"Under the law, we will be armed terrorists," Bo Gritz was telling his men. "But because none of us are in uniform, it lets the U.S. government off the hook.

"If we get caught they can say, 'We couldn't control those crazy bastards. If we self-immolate, they can say, 'They were just a bunch of crazies who never got over the war.'

"But if we bring back just one live American POW, he becomes the ante for the biggest poker game this nation will ever play in this decade."

HE IS A HIGHLY decorated Vietnam war hero, a muscled six-footer with curly blond hair, hard blue eyes, a black belt in karate and very little self doubt. An ex-Green Beret officer who scorns "faint hearts" in the Pentagon and "potbellied" bureaucrats, James Gordon (Bo) Gritz (rhymes with "sights") is the new point man for Right Wing Romance.

Surely, God and Buddha are on his side, even as he sits in jail half a world away, a soldier of fortune under arrest in Thailand for launching his own commando raid into Laos to rescue American prisoners he believes are still being held a decade after a war as controversial as his exploits.

It is a modern day holy grail that Gritz, 44, has chased for four years, issuing press releases from the jungle on his "covert" mission, fueling heroic fantasies and, most recently, hustling cash from movie stars like Clint Eastwood and high tech communications gear from companies like Litton, all the while pitching for handouts from families of a few of about 2,500 soldiers still unaccounted for a decade after the last prisoners came home from Vietnam.

Actor William Shatner said on the Johnny Carson show that he purchased Gritz's life story--"a modern-day Sgt. York"--for $10,000. And in a curious Hollywood twist, Eastwood anted up $50,000, and phoned President Reagan last year to say that Gritz was planning a raid into Laos to hunt POWs. He lobbied his fellow actor for government help.

And why not? Bo Gritz is Made for TV. If ever there was a war of nobility full of macho-Zen overtones for men like Gritz, this is it, a middle-aged man going back to 'Nam to slash through the jungle and bring 'em back alive. Gritz calls his POW-hunters "the over the hill gang."

"There's no question about his skills as a soldier," says William P. Yarborough, 71, a retired army general who once commanded the Green Berets at Fort Bragg during Vietnam. "But his former incarnation as a Green Beret has gotten him a little out of phase with reality. I just hope they don't hold it against the breed because one guy caught his foot in a trap."

First you have to find the POWs, if there are any still alive years later, perhaps skin and bones and near psychotic wondering why America forgot. A straitjacket was on Gritz's supply list--to wrap up any live human evidence in case of freak-out behind the lines.

Gritz argues that POWs are being held as "bargaining chips" for billions in war reparations that never came--the North Vietnamese government says it is owed $3 billion in reparations promised by President Nixon.

"It's easy to see their logic," he says. "Anyone captured in Cambodia or Laos were not technically POWs, so they are not obligated to be returned or recognized. Our job is simple--to liberate U.S. POWs from Asia ASAP. Why? Because we want them back, so we can begin negotiations for the others."

What others? Although there have been claims of some 480 live sitings by refugees since 1975, Pentagon officials cannot confirm their accuracy. And what would Vietnam, or an impoverished nation like Laos, have to gain by keeping them for so long? America still has B-52s and a president who pledges to get them out if any can be found.

Gritz once had access to top secret Pentagon data, leaked to him via the National League of POW-MIA Families with sympathetic intelligence access. But that was before the League withdrew its support from Gritz.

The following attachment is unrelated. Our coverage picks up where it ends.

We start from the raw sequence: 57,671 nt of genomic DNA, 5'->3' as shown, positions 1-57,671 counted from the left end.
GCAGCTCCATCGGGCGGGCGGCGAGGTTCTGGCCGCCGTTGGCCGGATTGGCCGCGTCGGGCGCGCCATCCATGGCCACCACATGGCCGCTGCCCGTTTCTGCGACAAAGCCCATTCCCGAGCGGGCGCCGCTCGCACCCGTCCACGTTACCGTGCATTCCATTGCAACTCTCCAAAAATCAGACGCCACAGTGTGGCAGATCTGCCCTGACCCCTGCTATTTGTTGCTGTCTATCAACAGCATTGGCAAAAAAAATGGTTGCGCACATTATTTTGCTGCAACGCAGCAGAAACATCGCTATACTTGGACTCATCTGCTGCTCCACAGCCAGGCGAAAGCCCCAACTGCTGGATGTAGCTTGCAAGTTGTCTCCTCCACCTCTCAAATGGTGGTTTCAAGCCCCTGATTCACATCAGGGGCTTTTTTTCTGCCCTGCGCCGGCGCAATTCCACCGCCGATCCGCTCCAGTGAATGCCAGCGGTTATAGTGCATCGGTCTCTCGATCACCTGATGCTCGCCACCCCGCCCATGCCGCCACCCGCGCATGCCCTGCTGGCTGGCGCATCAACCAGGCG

Says Ann Griffiths, executive director of the League: "Someone doing a covert operation doesn't send out press releases from the jungles of Laos." Such "misguided" missions endanger the lives of any Americans who may still be there, she added.

After learning of that 1981 data, Gritz described spy-satellite photos depicting shadows analysts believed to be Caucasians because they were taller than locals, and a curious inscription on the ground, possibly made by logs or bodies, that read, "B-52."

To Gritz, it was a cry for help; military intelligence analysts were more cautious. Imagine a U.S. raid rescuing Russian advisors, who also cast long shadows. CIA-backed Laotian mercenaries checked out the site and found no evidence of Americans, U.S. intelligence sources said.

In jail in Nakhom Phanom, Thailand, after his most recent failed mission, Gritz claimed in a radio interview that he knew of 10 Americans who are still alive across the Mekong River in Laos, but offered no proof after he surrendered Monday to Thai authorities.

One account reported that Gritz returned with a coded questionnaire filled out by a purported live American POW. So far, Gritz isn't saying.

It was the latest chapter in the ongoing saga of a four-tour combat veteran, fluent in Chinese and Swahili, who ran one of the first mobile guerrilla task forces behind enemy lines in Vietnam, an "Apocalypse Now"-like adventure he never forgot. Gritz led what he calls his 250 loyal "bodes," or Cambodian mercenaries, against the VC.

He pinned on over 60 medals from Vietnam, including silver and bronze stars whose award citations read like after-action reports about John Wayne. He cashed out of the army as a lieutenant colonel in 1979 after commanding the Special Forces in Panama and took a job in overseas operations with Hughes Aircraft in Los Angeles--a government-arranged civilian "cover" for his POW search, he claims.

(Hughes denies it was backing a covert operative. "To my knowledge what he did was on his own," said a company spokesman.)

Despite his reservations, Yarborough says: "He has been in some of the tightest places a man can be and survive. If I were in combat, I'd love to have this guy with me. He has a lot of leadership and charisma."

But says Tom Smith, 41, a Nevada solar energy entrepreneur and decorated ex-Green Beret who trained with Gritz in Florida in 1981: "I wouldn't cross the street with the guy. He's the dupe of his own ego disorders. He's suffering from the early stages of 'burning bush complex.' He believes God is going to come down and show him the way. He's totally dangerous."